Now, about Leslie Sarony. Sarony toured with us as an act from time to time, as a bit of a comedian. It was a separate act from the band and Jack once took him to the Continent and what the French and Germans thought of those novelty numbers I shudder to think! He was responsible for most of the comedy numbers – the so-called comedy numbers – we used to do in the band, particularly the ones we did on records where he used to sing.
A number of the comedy records contained hot solos but these were not actually Jack’s idea. The reason for them was that the musical content in these records was appalling that the arrangers had terrible trouble doing anything with the material to make it last a whole eternity of three minutes. The way arrangers used to get out of this was to stick in a hot chorus, then a vocal chorus, then another hot chorus, and so on. That is the reason hot solos were used so frequently in comedy numbers and they rescued some of these from complete mediocrity. Anyway, that’s my opinion.
Another interesting story is how Philippe Brun had come into the band. Someone had said that there was a wonderful trumpet player on the Continent and Jack Jackson had gone across to find this fellow but brought back the wrong man – which was a lucky mistake as Philippe was a superb player. He was originally a straight violinist and was part of an orchestra in a restaurant called, I think, L’Hermitage Moscovite. He picked up the cornet on hearing jazz as a youngster but he could never play jazz on the violin, a peculiar thing. Not like Grappelly, who incidentally was originally a pianist. He made those Hot Club recordings on the fiddle after being on the instrument only two years - it must be some form of record. In my view Grappelly was a monumental genius. I worked with him a lot so I can tell you there is only one Grappelly!
But, back to Philippe. When he joined Hylton he played a French cornet, which must have been about 6" long, if that! It was the funniest looking cornet you have ever seen but the noise he could make with that thing! He had sat in with an American band in Paris, which included such famous names as Bud Freeman, tenor sax, Dave Tough the drummer and some of the other Chicago musicians of the period, and they had an enormous influence on Philippe. They introduced him to Louis Armstrong long before we in the UK had ever heard of him. Philippe came as the complete jazz man and his early playing, in my opinion, was phenomenal.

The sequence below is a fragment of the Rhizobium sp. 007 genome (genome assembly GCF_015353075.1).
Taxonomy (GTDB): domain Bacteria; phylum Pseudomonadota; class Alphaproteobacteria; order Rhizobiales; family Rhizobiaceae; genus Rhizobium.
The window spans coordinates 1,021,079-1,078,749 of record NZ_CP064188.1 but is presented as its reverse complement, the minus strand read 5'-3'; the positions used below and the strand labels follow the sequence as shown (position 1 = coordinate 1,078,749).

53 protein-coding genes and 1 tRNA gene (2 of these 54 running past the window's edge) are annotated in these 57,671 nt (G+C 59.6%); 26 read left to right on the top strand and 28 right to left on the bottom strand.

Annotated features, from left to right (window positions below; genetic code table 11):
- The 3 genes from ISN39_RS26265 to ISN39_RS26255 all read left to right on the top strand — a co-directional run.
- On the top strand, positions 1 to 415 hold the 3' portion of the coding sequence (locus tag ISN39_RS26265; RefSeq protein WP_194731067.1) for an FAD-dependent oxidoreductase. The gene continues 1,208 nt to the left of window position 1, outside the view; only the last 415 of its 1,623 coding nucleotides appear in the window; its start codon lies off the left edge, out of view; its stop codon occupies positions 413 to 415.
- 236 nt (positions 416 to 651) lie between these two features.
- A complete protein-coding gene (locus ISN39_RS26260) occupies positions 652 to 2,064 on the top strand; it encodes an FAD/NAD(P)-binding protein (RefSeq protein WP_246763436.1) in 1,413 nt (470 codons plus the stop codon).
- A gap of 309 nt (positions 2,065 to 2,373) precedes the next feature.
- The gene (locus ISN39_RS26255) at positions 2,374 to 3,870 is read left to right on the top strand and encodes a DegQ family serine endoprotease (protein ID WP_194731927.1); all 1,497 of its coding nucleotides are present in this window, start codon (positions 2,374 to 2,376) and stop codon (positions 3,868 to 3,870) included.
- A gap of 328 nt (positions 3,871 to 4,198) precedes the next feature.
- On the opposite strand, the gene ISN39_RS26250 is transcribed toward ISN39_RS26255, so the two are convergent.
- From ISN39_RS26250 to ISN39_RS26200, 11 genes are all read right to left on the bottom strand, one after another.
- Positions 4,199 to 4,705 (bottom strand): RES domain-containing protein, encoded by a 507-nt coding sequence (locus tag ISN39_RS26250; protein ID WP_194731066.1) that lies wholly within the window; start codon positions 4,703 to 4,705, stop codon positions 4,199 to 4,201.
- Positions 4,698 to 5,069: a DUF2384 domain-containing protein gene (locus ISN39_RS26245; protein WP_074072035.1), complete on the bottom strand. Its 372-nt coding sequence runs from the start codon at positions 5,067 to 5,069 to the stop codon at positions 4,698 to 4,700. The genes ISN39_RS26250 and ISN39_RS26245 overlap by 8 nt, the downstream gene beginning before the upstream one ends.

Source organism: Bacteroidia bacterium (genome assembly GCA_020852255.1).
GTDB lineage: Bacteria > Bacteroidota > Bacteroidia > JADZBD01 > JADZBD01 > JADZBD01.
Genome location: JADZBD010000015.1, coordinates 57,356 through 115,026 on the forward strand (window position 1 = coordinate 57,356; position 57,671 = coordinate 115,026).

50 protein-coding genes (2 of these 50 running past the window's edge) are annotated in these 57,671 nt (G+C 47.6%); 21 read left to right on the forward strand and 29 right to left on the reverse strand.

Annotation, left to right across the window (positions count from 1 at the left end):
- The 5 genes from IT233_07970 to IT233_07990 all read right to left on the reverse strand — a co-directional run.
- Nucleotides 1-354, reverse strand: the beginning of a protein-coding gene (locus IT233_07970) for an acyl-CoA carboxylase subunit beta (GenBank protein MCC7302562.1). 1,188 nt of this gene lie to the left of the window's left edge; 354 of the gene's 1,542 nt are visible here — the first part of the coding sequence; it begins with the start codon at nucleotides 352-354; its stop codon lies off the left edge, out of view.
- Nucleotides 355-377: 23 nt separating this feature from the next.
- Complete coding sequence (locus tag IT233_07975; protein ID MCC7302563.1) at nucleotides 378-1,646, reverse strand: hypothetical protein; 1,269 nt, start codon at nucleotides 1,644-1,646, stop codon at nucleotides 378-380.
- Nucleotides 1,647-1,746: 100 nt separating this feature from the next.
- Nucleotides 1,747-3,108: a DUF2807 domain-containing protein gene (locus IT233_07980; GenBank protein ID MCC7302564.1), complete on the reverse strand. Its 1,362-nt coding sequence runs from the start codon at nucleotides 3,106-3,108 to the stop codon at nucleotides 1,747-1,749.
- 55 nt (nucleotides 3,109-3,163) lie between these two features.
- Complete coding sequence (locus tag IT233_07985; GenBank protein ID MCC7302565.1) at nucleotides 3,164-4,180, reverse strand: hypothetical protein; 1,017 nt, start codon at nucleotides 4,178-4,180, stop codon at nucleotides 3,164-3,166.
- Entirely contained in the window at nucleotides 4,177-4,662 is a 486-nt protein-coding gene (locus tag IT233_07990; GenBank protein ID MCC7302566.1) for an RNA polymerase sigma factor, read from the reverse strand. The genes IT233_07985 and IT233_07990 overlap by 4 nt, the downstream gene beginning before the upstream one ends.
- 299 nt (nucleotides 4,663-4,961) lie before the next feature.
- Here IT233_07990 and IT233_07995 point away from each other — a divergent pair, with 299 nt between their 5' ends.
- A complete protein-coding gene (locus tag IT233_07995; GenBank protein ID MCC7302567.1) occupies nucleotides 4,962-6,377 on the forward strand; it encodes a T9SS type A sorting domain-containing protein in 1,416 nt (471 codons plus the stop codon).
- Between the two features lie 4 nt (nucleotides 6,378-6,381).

When he joined the band he was, I think, two years older than me, about 20. Anyway, Philippe and I struck up a friendship for almost the entire period we were with Jack Hylton and we actually both left together in 1936. Philippe only used the cornet for about three months, perhaps less. Although it sounded marvellous it did not fit in pitch-wise with the rest of the band. It had the most fantastic valve action that I have ever felt - out of this world. He used a trumpet in Tid-dle-id-dle-um-pum! and all those records from that period.
Here’s an interesting thing – when Leo Vauchant joined the band Lew Davis went through a very bad patch. Vauchant was so brilliant that Lew got a sort of complex and felt overshadowed, and his playing quite definitely suffered. It wasn’t cured really until he left Hylton and joined Ambrose. Everyone knows from the records Lew made with Ambrose what a wonderful player he was. But you will notice on the Hylton records he never reached those heights. Ted Heath had the same experience when Lew Davis joined Ambrose. Ted was completely outshone, having for years been Ambrose’s only trombone player, and he developed such a complex that he had to leave. It wasn’t until he joined Lipton that he regained his ego, got his self-respect back, and began to play like his old self. I think Ted has actually mentioned that in his autobiography.
Regarding the sax section, Bill Ternent, as mentioned earlier, played all the instruments but usually just the alto sax and the baritone on stage. On records he sometimes did and sometimes didn’t – it usually depended upon how many saxophones we had in the band at the time. For example, the baritone player in Chasing Shadows was not Bill, Bill was in America at the time with Jack, and the baritone player on that one was Jim Easton. Jim played with Lew Stone among others and was a very fine player.
Coming back to the bassists we used; up to 1931 and the end of the first HMV recording contract, after which we changed to Decca, we used one bass on stage and that was Clem Lawton playing sousaphone. On records we used two basses – Clem Lawton and Jim Merritt. When we went over to Decca we used Clem again and Jim Merritt until half way through the contract. That must have been late 1932 or early 1933 when Jack replaced Jim Merritt as session bass player with Spike Hughes – the well known band leader and hot composer. As it happened, I was also recording for Decca with Spike at the time. Spike was then the golden boy at Decca and he was also writing reviews in the Melody Maker. In fact, Jack had been very annoyed with something Spike wrote a while before but they got friendly again and Jack engaged him. Although he was a fine musician, Spike’s bass playing was atrocious and you can hear this on Hylton Stomp and other Hylton records of that period. That continued for a little while and then Clem left and was replaced by Al Roach or Wally Morris. My memory is not too good on this point as to who came first. In any case, for a time he carried two bass players but only one on records and I am sure that it was Wally Morris who was recording with us when the Decca contract ended. That would have been about November 1933. During that time we used two basses on stage - Wally Morris on string bass and Al Roach on sousaphone.